As usual in autism, this effect applies much more to some people than to others.  Monty is moderately affected, but some people are dramatically improved.


Headaches

Headaches are very common, but some people do seem to get far more than their fair share.  Migraines are particular nasty and so is another type, the cluster headache.

Cluster headaches are severe headaches that are clustered together.

Cluster headaches are occasionally referred to as "alarm clock headaches" because of the regularity of their timing and they may awaken individuals from sleep. Both individual attacks and the cluster grouping can have a metronomic regularity; attacks striking at a precise time of day each morning or night is typical. This has prompted researchers to speculate involvement, or dysfunction of the brain's hypothalamus, which controls the body's "biological clock" and circadian rhythm.

Now I have noted that in some literature it is claimed that parents of children with autism often have a history of headaches (and I do not mean caused by dealing with their child’s autism).  

Note that most younger people with autism have a “faulty” biological clock, so they have trouble sleeping through the night.
 

Febrile seizures

Seizures and autism are closely related.  Febrile seizures occur in some children when they have a temperature greater than 38 °C (100.4 °F).  They are twice as common in Japanese children than they are in Western children, occurring in up to 9% of children and mainly in boys.

It is not agreed exactly what causes febrile seizures, Japanese research points to voltage-gated sodium channels, which does not really support my theory.  However, rather than delete this part of the post, I did a little more digging and found a paper in the Journal of Neuroscience that does neatly fit by theory.



Comorbidities

It is well documented that poor cardiac health is associated with autism.  I have commented before that it is not entirely by coincidence that some drugs that help autism were actually developed as drugs for heart problems.  By treating the autism, a side benefit is that you may also be treating (and perhaps avoiding) the heart disease that would otherwise likely to develop at quite a young age.

So, while giving statins and calcium channel blockers to a healthy young person would be irresponsible, the same may not true for people with autism.  In the same way that people with type 1 diabetes have been recognized as being at high risk of heart disease and are put on preventative drugs at a much younger age than the wider public. Patients with type 1 diabetes are 10 times more at risk from heart disease than other healthy patients.  They are recommended statins, aspirin therapy and an ACE inhibitor.  An ACE inhibitor reduces blood pressure in a different way to how Verapamil also lowers blood pressure.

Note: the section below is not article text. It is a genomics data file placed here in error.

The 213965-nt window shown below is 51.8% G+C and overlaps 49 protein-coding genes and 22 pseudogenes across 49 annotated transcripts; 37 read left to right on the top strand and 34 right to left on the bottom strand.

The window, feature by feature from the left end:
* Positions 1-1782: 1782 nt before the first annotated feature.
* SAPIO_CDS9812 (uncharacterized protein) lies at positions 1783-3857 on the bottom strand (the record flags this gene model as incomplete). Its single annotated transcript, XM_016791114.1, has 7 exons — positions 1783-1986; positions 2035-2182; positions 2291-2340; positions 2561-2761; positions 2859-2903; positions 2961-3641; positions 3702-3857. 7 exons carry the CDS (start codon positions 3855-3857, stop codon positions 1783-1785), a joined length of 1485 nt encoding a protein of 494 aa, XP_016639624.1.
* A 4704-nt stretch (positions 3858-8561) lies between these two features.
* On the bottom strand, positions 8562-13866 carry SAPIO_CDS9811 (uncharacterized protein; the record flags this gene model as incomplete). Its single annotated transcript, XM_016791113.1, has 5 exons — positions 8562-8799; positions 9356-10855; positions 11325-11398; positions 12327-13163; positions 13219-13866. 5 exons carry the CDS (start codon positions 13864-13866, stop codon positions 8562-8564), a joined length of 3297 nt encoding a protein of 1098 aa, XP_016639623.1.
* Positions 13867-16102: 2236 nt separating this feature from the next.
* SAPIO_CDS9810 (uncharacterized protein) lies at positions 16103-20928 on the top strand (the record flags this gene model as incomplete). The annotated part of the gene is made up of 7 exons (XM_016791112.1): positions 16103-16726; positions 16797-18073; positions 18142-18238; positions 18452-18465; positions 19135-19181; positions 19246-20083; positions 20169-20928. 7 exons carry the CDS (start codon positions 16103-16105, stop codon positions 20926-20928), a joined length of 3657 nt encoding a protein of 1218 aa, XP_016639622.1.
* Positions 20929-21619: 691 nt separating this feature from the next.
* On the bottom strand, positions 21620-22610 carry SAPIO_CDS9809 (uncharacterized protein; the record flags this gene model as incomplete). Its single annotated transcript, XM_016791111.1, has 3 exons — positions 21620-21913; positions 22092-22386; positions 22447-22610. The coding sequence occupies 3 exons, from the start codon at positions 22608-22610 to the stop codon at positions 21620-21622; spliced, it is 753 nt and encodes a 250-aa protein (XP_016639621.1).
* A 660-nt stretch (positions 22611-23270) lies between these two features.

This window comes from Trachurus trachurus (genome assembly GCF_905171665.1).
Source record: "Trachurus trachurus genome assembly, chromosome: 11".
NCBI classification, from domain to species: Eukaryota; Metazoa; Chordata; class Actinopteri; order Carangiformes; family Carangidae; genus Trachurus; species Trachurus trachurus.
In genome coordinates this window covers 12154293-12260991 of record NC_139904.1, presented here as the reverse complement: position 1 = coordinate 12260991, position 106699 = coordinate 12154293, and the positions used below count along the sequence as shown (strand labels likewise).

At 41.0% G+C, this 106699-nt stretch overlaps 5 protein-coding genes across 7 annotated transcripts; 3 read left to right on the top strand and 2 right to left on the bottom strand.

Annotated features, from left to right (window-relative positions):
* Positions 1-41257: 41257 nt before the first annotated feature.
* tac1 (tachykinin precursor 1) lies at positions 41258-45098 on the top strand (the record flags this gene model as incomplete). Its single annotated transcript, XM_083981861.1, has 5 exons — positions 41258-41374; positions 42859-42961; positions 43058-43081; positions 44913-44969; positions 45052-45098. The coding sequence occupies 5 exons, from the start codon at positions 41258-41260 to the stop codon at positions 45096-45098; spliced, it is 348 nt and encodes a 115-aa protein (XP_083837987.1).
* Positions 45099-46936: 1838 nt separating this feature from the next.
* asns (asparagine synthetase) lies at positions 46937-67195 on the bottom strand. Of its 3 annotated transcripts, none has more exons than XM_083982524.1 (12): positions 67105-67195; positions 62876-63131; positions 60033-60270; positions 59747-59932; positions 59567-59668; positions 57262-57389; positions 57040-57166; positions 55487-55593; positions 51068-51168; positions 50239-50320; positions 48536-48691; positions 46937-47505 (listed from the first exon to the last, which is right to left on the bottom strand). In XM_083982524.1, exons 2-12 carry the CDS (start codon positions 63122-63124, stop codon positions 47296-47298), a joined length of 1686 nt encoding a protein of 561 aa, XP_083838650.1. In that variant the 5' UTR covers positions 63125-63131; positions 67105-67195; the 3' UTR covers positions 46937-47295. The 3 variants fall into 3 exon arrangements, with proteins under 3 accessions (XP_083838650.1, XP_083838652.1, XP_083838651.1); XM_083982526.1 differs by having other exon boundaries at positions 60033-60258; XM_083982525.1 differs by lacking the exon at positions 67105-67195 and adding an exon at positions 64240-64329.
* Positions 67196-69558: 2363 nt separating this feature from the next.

Due to the severity of neurological/behavioral problems of autism, medical practitioners are not really worrying about cardiac health.


Too Much Calcium

There are opposing views about the role of vitamin D in autism; in other words, too much or too little.  There have been some interesting thoughts about milk and autism, and not about whether or not it is fortified with extra vitamin D; the point was the role played by calcium.

Then there is the mother who found that supplementing her autistic child with calcium had some frightening consequences, producing profound regression.



Basic Biology

If you want to read about the basic biology of calcium channels, here are links to Wikipedia;-





Connections with the biology

One of the things that drew my attention was the fact that the behaviour of some calcium channels is temperature dependent.  There are other ion channels that are also temperature dependent.  The Cav1.2 channels are known to behave differently according to their temperature.


Connections within the literature


Timothy syndrome

I have covered Timothy syndrome previously in this blog.

This is a, thankfully, extremely rare condition in which the most people do not survive to childhood; those few that do are likely to have autistic-like symptoms.

The syndrome is caused by severe mutations of the CACNA1C gene.  As a result it is also associated with severe heart problems, since this gene expresses the Cav1.2 channel that is found in the heart and the brain.


In the following article, Dr Ricardo Dolmetsch used an experimental L-type calcium channel blocker, called Roscovitine, to “successfully” treat his model of Timothy Syndrome.


Dolmetsch is now Head of Neuroscience at the Novartis Institute for Biomedical Research.  I did write to him once, when he was still at Stanford, to ask if he was interested in discussing some of my ideas – no answer, I guess he was busy curing autism.

Headaches

It has been known for many years that some L-type calcium channel blockers are effective in treating both migraine headaches and cluster headaches.


Individualizing treatment with verapamil for cluster headache patients

 

CONCLUSIONS:

Providing the dosage for each individual is adequate, preventing CH with verapamil is highly effective, taken three (occasionally with higher doses, four) times a day. In the majority (94%) with episodic CH steady dose increase under supervision, totally suppressed attacks. However in the chronic variety only 55% were completely relieved, 69% men, but only 20% women. In both groups, for those with partial attack suppression, additional prophylactic drugs or acute treatment was necessary.